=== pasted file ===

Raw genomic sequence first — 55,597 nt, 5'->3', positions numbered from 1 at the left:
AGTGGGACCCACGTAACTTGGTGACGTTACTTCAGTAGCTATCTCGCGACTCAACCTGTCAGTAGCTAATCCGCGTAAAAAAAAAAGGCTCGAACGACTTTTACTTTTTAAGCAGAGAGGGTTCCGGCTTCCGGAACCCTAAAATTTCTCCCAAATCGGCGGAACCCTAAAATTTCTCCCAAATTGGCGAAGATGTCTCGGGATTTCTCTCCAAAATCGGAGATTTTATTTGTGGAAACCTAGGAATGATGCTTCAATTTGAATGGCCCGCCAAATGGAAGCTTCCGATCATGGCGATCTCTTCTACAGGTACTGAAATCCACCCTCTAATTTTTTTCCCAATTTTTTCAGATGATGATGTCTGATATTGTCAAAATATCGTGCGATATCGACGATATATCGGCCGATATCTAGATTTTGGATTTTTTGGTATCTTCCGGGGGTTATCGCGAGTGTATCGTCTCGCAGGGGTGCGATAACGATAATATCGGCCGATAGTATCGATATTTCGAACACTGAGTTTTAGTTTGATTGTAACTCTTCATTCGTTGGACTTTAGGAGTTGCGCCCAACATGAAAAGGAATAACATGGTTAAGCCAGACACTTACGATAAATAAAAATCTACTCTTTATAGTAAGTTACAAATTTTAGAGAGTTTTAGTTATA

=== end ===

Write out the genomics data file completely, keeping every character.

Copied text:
Raw genomic sequence first — 55,597 nt, 5'->3', positions numbered from 1 at the left:
AGTGGGACCCACGTAACTTGGTGACGTTACTTCAGTAGCTATCTCGCGACTCAACCTGTCAGTAGCTAATCCGCGTAAAAAAAAAAGGCTCGAACGACTTTTACTTTTTAAGCAGAGAGGGTTCCGGCTTCCGGAACCCTAAAATTTCTCCCAAATCGGCGGAACCCTAAAATTTCTCCCAAATTGGCGAAGATGTCTCGGGATTTCTCTCCAAAATCGGAGATTTTATTTGTGGAAACCTAGGAATGATGCTTCAATTTGAATGGCCCGCCAAATGGAAGCTTCCGATCATGGCGATCTCTTCTACAGGTACTGAAATCCACCCTCTAATTTTTTTCCCAATTTTTTCAGATGATGATGTCTGATATTGTCAAAATATCGTGCGATATCGACGATATATCGGCCGATATCTAGATTTTGGATTTTTTGGTATCTTCCGGGGGTTATCGCGAGTGTATCGTCTCGCAGGGGTGCGATAACGATAATATCGGCCGATAGTATCGATATTTCGAACACTGAGTTTTAGTTTGATTGTAACTCTTCATTCGTTGGACTTTAGGAGTTGCGCCCAACATGAAAAGGAATAACATGGTTAAGCCAGACACTTACGATAAATAAAAATCTACTCTTTATAGTAAGTTACAAATTTTAGAGAGTTTTAGTTATA